The US space agency announced on Monday the names of the four astronauts that will crew the Artemis II mission. While the ten-day trip around the moon and back is tentatively scheduled for late 2024, the announcement came shortly after the White House unveiled its proposed NASA budget.
The crew will consist of commander Reid Wiseman, pilot Victor Glover, mission specialist Christina Koch – all three from NASA – and Canadian Space Agency (CSA) astronaut Jeremy Hansen, also a mission specialist.
“Among the crew are the first woman, first person of color, and first Canadian on a lunar mission, and all four astronauts will represent the best of humanity as they explore for the benefit of all,” said Vanessa Wyche, director of NASA’s Johnson Space Center in Houston, Texas.
Francois-Philippe Champagne, the minister responsible for the CSA, called Hansen’s participation “not only a defining chapter of our history in space, but also a testament to the friendship and close partnership between our two nations.”
The Artemis program was conceived during the Trump presidency as a sequel to the 1960s Apollo moon shot, and named after the Greek god’s female twin. Its original goal to put US boots on lunar soil by 2025 has slipped, due to lack of funding from Congress and a change in the White House. The Biden administration changed its focus on diversity and inclusion, but pressed ahead, citing a challenge from China.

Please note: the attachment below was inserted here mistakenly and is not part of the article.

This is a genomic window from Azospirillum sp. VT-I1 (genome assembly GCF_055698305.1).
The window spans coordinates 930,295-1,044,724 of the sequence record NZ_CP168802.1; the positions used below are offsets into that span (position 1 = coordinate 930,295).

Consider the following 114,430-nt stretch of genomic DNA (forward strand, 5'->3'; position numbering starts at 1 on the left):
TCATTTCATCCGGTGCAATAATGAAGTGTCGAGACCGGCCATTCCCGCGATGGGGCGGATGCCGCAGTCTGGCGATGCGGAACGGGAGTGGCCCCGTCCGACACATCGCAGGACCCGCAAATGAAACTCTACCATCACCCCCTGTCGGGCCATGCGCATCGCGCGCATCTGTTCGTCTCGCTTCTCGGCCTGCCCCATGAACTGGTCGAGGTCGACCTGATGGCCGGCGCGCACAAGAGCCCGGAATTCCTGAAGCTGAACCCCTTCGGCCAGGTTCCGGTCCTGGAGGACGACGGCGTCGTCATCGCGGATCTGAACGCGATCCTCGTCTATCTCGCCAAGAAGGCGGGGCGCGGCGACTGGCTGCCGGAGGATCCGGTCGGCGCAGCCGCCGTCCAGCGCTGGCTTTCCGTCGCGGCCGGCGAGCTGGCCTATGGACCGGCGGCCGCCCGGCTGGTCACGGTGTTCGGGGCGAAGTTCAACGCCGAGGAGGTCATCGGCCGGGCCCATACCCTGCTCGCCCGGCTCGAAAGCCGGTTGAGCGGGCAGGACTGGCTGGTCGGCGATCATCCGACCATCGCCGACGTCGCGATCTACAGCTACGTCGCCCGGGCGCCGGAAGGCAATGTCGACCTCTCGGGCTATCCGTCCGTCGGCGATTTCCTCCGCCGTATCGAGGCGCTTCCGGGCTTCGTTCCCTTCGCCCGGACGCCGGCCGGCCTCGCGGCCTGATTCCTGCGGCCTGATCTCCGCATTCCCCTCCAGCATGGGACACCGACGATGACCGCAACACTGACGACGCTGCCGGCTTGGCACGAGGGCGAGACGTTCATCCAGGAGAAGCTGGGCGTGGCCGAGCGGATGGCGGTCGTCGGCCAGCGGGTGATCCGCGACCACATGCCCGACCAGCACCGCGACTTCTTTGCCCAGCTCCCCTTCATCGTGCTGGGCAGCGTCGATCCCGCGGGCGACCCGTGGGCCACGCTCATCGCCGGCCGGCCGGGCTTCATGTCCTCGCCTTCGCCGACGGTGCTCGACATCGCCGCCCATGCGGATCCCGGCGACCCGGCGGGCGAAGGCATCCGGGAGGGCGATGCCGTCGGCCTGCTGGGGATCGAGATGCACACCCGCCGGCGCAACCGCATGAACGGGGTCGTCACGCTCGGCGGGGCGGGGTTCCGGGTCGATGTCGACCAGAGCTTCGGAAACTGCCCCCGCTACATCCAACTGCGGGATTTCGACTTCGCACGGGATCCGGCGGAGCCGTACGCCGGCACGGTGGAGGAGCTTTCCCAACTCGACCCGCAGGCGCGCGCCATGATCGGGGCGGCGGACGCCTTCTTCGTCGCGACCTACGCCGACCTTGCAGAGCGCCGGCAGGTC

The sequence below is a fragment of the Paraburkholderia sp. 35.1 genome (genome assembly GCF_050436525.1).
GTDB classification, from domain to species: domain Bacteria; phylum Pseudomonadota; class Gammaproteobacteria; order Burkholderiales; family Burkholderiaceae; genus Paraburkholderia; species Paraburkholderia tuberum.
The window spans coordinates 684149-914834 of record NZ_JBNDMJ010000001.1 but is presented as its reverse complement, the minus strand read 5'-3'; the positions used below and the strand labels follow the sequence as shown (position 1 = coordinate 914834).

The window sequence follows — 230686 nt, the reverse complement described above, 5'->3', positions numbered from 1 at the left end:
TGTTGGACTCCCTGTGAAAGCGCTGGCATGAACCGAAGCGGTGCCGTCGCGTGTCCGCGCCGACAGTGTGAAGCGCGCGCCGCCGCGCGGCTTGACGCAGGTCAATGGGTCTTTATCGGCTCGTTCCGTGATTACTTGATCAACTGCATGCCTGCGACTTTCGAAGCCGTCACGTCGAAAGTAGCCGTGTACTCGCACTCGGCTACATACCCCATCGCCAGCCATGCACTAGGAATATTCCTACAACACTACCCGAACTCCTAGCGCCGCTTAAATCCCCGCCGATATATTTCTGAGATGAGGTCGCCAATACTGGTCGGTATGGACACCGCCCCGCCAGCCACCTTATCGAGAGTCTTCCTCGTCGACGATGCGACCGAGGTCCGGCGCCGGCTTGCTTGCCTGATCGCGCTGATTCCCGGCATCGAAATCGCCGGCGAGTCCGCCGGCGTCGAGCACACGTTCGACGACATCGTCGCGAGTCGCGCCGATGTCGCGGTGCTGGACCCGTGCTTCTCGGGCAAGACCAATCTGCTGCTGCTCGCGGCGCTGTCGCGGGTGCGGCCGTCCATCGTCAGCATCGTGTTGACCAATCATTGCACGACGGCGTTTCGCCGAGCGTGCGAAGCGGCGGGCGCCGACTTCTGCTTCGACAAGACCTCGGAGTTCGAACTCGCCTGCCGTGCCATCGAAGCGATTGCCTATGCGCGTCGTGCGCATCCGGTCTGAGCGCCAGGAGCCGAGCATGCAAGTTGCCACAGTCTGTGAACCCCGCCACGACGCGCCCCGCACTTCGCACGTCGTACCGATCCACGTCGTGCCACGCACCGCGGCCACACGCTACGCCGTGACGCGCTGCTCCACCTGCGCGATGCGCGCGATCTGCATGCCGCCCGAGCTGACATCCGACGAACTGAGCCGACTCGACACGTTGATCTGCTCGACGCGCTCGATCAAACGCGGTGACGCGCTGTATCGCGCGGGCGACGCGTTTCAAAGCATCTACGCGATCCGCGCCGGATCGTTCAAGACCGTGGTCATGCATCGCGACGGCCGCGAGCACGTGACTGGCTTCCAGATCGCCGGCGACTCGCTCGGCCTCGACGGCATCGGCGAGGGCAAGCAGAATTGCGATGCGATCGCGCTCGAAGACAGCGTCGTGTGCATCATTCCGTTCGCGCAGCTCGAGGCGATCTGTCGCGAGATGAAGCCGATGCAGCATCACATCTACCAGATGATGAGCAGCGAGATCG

After multiple delays, Artemis I launched in December and successfully orbited the moon without a crew. Artemis II is intended to replicate the 1968 Apollo 8 mission, with a ten-day crewed “venture around the moon,” as NASA described it.
Unlike the Apollo program, which focused on getting to the moon, Artemis is more ambitious. NASA wants to set up a space station in lunar orbit, serving as a transfer point for future missions, and establish a base in the southern polar region, where water ice could be used to support human life and produce rocket fuel.